It was Chariots Of Fire producer Lord David Puttnam who alerted me to an event in Sunderland the other week – and asked me to send copies of my new book, Chariots Return.
Puttnam and the legendary actor Nigel Havers were going to share a stage with Team GB and Olympic Games medal winner Steve Cram and his eloquent partner Allison Curbishley.
They would discuss Chariots of Fire after a special screening of the iconic movie – which famously won four Oscars back in the 1980s.
I decided to take copies of Chariots Return up to Sunderland personally and meet the protagonists.
David Puttnam was incredibly warm and friendly. Nigel Havers also very kindly posed for a photo with me – and was understandably irritated when the phone camera kept failing.
‘I think this is the longest it has ever taken to get a photo of me in my entire career,’ he said wryly as I cringed with embarrassment.
At the end of the film’s screening, there was a glorious moment as the audience gave Puttnam a spontaneous standing ovation. Havers raised David’s arm aloft in acknowledgement of the beautiful, timeless creation that is Chariots of Fire.
But the biggest surprise and delight for me personally was what Puttnam subsequently chose to say on stage.
The venue in Sunderland was called The Fire Station – and there were hundreds of people present. They all stayed to listen to these distinguished experts talk about the movie and the Olympics.
Without warning, David started to talk about my book, the efforts that had been made to preserve and celebrate the true spirit of the Olympic Games down the years, and how we agreed that Chariots of Fire had played its part.
Lord Puttnam offered the audience a theory or two from my work, and when he had said his piece, he looked straight at me and said of Chariots Return: ‘Brilliant, Mark, congratulations, really.’
I blushed and couldn’t say any more than “thank you,” as people peered over to see who David was talking to.
It was deeply humbling to hear David compliment my book twice more before he had finished addressing that vast audience. And I can’t tell you what a delight and relief that was for me.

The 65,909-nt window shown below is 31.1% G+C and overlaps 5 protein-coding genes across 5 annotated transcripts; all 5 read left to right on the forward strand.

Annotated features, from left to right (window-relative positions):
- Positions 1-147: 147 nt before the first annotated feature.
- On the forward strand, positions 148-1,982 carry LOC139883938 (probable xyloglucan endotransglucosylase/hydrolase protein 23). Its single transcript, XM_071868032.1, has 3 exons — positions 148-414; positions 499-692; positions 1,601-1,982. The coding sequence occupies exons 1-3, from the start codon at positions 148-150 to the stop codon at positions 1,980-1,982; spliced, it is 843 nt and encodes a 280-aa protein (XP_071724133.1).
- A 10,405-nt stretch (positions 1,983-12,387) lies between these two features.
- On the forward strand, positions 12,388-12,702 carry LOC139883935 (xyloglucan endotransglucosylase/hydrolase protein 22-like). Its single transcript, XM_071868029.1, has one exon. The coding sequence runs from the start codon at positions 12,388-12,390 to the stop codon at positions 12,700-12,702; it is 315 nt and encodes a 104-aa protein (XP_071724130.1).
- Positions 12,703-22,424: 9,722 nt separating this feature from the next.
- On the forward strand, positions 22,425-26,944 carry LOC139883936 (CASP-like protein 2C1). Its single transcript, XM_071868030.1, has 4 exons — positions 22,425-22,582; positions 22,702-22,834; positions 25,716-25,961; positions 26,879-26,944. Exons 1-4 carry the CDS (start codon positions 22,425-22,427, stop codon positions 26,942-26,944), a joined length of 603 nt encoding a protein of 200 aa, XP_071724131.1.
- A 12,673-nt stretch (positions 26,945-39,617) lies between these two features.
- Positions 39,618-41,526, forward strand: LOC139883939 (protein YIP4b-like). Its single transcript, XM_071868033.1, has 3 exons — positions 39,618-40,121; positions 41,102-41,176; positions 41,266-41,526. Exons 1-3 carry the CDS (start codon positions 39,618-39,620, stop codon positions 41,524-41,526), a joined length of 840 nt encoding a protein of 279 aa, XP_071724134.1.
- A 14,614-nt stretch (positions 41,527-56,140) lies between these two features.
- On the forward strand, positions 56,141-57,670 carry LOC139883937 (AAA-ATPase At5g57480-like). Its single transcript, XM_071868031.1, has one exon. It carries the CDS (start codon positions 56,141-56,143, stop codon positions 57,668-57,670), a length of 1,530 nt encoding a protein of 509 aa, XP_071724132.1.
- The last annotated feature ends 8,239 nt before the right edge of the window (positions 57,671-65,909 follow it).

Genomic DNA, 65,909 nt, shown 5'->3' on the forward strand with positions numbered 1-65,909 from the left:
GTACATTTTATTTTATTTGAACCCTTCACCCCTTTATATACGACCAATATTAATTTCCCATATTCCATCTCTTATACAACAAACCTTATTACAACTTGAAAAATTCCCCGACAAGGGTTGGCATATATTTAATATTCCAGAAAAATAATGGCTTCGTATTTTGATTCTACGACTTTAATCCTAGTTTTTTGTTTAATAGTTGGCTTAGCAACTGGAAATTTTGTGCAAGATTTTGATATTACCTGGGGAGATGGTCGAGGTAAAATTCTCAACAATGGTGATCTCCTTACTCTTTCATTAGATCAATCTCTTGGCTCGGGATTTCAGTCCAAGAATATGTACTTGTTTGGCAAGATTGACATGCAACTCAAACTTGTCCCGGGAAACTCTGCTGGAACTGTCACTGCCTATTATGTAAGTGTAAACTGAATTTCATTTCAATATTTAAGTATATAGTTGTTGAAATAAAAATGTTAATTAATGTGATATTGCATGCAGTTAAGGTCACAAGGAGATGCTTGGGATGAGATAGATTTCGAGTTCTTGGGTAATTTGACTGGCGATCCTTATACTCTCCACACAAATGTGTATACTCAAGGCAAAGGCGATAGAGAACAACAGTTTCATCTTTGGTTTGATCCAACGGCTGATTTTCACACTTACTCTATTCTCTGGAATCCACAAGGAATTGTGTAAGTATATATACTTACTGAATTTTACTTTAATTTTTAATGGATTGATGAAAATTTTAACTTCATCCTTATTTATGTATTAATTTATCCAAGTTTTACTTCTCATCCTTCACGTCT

In truth, Lord Puttnam could have reacted very differently, and here’s why. He had kindly allowed himself to be interviewed for the book – and had even edited one memorable scene involving Vangelis and his bid to have his iconic, Oscar-winning music inserted into Chariots of Fire at the very last moment.
But when I came to write Chariots Return, I didn’t always agree with what Puttnam had said to me. In fact, when it came to the movie’s Jewish sprinter Harold Abrahams we openly disagreed. And don’t worry, I say so quite pointedly in the book.
Further, I dared to suggest that Chariots of Fire had slightly neglected one 1924 Paris Olympics athlete, Henry Stallard – whose heroics could potentially have made the movie even greater.
Such cheek from me could easily have been taken the wrong way – and probably would have been by many a Hollywood figure I could mention.
But Lord David Puttnam is a much better man than that. He took the criticism on the chin, acknowledged the good place it was coming from, and embraced the main themes of my book warmly. What does that say about him?
It was a long, long drive from Sunderland back down to Hampshire that night.
But I couldn’t stop smiling.

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